FIRST! celebrates first-generation students

Chloe Stewart, News Contributor

On Thursday, Nov. 8, first generation students, students who are the first in their families to attend college, gathered in the Willamette East/West room in the library to mingle, enjoy a bite to eat, and learn more about FIRST! and the opportunities they can provide to these pioneering students. 

FIRST! is an organization at Oregon State University devoted to celebrating the achievements of first-generation students and helping them succeed. To accomplish these goals, FIRST! holds regular events to reach out to students and is working to launch a mentorship program that matches students to staff/faculty members who were first-generation themselves or otherwise want to support this community. 

This event also coincided with the national First-Generation College Celebration day, a time when universities and organizations like FIRST! across the country make efforts to recognize and honor the achievements of first-generation students. 

According to Hannah Fitz, a first-generation college student and an intern for FIRST!, these mixers occur once every term, and this one has seen exciting success: the team planning this event expected maybe 40-60 attendees, but closer to 120 RSVPed to the event. Fitz also emphasized the goal of offering opportunities for these students to connect with each other and the rest of this community. 

“I think [FIRST! leadership is] wanting students to know that there are connections out there for them,” Fitz said. “I think a lot of students don’t necessarily know that, so I think that’s the most important thing for them.” 

Once the folks in attendance had a chance to mingle and pick up some food, the event opened with announcements from the FIRST! team, including a description of the mentorship program that they hope to start next term. This was followed by a video featuring the stories of OSU students and faculty members who are first-generation.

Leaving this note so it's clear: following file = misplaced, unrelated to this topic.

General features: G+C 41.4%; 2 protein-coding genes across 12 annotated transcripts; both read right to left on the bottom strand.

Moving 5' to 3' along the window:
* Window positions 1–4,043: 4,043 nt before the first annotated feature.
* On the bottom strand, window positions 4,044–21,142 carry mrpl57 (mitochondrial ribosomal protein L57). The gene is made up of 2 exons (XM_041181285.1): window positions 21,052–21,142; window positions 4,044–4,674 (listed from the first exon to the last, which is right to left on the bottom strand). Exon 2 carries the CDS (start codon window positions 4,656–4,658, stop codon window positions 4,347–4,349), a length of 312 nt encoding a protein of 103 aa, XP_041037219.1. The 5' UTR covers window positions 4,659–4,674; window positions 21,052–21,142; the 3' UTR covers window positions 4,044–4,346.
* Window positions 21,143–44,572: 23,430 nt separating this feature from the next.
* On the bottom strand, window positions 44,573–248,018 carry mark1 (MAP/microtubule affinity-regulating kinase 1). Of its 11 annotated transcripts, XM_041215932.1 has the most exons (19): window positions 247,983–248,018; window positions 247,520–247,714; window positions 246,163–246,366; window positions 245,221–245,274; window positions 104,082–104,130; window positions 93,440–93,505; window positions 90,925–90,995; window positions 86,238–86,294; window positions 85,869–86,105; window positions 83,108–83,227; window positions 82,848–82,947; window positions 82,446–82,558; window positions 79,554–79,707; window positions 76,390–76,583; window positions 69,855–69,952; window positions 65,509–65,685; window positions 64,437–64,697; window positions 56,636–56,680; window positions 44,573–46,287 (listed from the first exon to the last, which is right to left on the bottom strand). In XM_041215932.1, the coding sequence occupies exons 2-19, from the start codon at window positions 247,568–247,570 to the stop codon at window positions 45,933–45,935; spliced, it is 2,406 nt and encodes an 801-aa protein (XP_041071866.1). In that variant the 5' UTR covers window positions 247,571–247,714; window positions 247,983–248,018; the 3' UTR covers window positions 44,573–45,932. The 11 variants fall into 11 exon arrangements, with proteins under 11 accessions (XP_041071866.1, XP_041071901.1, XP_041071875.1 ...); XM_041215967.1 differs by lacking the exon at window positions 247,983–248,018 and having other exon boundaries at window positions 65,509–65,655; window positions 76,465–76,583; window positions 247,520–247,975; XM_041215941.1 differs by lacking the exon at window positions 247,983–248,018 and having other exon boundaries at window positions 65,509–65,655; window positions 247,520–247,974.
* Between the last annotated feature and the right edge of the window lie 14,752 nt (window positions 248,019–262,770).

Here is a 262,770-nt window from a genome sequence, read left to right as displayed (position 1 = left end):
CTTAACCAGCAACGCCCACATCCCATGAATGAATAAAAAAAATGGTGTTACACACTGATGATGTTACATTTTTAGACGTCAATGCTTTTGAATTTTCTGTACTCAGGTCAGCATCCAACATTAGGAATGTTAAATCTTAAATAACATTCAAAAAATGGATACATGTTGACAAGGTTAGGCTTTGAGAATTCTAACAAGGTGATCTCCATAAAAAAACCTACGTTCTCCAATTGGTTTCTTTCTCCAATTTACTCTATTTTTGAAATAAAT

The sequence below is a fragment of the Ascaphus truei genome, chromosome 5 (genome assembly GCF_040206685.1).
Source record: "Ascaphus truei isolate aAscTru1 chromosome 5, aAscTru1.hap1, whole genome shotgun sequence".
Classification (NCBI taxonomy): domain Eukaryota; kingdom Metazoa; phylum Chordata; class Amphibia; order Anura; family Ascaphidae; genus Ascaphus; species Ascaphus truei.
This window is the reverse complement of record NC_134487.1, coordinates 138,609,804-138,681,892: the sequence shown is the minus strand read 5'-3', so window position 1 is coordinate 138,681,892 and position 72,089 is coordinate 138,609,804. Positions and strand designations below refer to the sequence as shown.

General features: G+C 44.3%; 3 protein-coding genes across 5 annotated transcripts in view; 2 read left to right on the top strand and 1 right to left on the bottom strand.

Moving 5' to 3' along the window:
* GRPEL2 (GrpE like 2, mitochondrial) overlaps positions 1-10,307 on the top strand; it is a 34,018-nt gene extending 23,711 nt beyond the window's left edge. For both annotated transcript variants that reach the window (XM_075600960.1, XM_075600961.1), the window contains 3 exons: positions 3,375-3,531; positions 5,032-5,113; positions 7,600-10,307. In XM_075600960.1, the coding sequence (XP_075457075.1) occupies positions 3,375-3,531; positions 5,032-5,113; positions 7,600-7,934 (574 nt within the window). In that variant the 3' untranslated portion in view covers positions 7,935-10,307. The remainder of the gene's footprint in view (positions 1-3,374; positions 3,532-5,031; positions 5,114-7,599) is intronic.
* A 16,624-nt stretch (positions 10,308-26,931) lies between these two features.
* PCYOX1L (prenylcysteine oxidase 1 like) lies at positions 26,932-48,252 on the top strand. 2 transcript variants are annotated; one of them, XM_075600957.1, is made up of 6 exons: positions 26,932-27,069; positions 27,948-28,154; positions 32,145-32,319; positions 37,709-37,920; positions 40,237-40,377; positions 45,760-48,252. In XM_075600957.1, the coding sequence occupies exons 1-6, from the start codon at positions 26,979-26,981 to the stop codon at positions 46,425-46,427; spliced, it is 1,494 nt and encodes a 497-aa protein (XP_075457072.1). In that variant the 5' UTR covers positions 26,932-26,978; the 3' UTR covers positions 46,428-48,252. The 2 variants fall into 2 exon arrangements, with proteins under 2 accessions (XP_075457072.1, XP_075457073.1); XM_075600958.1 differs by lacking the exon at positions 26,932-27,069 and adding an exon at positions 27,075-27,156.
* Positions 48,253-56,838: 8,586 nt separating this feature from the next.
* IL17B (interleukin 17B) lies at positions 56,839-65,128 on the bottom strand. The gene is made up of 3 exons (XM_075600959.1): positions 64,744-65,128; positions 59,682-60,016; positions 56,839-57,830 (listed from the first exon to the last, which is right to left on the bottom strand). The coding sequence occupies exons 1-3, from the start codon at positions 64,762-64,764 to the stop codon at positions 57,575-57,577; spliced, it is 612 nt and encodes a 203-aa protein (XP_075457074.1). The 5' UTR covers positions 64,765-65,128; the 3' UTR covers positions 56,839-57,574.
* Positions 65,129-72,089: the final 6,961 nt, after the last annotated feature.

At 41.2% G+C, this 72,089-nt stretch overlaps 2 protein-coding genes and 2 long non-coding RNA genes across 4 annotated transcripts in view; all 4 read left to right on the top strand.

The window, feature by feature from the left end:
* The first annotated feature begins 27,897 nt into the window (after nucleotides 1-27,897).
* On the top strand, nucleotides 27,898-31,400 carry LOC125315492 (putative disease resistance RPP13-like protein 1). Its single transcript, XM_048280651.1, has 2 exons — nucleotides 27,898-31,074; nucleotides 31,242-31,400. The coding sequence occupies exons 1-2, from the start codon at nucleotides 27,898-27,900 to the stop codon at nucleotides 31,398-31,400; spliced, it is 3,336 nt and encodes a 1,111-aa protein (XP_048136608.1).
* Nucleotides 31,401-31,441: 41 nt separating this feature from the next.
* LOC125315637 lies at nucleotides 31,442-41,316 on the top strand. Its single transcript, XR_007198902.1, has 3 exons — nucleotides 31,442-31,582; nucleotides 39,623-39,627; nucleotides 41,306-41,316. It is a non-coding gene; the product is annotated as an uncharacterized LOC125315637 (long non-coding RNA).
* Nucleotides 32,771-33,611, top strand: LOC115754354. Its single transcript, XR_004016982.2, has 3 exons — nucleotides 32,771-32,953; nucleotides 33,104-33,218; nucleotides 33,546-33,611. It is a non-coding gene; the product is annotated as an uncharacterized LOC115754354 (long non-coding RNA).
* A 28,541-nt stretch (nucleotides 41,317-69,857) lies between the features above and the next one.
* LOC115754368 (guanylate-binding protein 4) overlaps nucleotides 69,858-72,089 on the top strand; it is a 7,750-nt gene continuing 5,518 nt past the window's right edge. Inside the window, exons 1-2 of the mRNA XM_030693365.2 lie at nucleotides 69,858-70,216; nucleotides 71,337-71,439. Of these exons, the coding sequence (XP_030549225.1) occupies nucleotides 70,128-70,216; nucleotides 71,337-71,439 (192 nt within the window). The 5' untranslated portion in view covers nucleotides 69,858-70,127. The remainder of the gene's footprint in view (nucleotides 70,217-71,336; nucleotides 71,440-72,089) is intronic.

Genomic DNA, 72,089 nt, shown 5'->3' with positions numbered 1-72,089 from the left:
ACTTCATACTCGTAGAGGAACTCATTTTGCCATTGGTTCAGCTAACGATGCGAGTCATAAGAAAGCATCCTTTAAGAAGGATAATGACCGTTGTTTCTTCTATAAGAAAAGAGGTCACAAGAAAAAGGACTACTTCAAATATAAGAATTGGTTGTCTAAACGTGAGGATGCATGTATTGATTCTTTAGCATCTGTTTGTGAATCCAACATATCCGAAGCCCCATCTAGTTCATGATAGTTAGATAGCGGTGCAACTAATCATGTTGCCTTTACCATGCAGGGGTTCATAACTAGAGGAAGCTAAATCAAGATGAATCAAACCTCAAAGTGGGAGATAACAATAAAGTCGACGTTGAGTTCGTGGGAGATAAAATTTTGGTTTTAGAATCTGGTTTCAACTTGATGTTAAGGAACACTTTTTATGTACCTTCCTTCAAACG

Lindsay Marlow, assistant professor and STEM outreach librarian as well as a member of the FIRST! Event sub-committee and a first-generation college graduate, was part of these announcements. Marlow indicated that first-generation students are an important and large group among students and that making this known can make a big difference.

“You don’t know what you don’t know,” Marlow said of helping students realize what it means to be first-generation and how they can connect with their peers. 

According to Marlow, self-identified first-generation students make up 22.9 percent of students enrolled this term. 

Once the video ended, the main activities began. During this time, folks were invited to participate in an ice-breaker game with prizes, sign up for the mentorship program, write comments and share their stories on large collaborative posters, take photos with an OSU background and form new relationships.  

For Meagan Flier, a first-generation college graduate in the first year of her masters program in coastal engineering, said the opportunity to connect with folks who have shared her experiences is the most important and exciting part of this event.

“It’s nice being able to have other like-minded people that know what it’s like to come from, a first-generation student, not having anyone else in your family who has gone to college,” Flier said. “Your parents or other family members can’t help you with some of these things, you really have to just pave your own way, which is cool in many aspects, and hard for some people in others. ”

Sara Tajalangit, a first-generation student who attended the event, expressed that events and programs like this one have helped her feel welcome at OSU. Tajalangit is a third-year studying chemistry and psychology, and she just transferred to OSU this term.

“I just want to say I’m really grateful for programs like this,” Tajalangit said. “It’s what makes OSU so welcoming, just one aspect that I really enjoy.”

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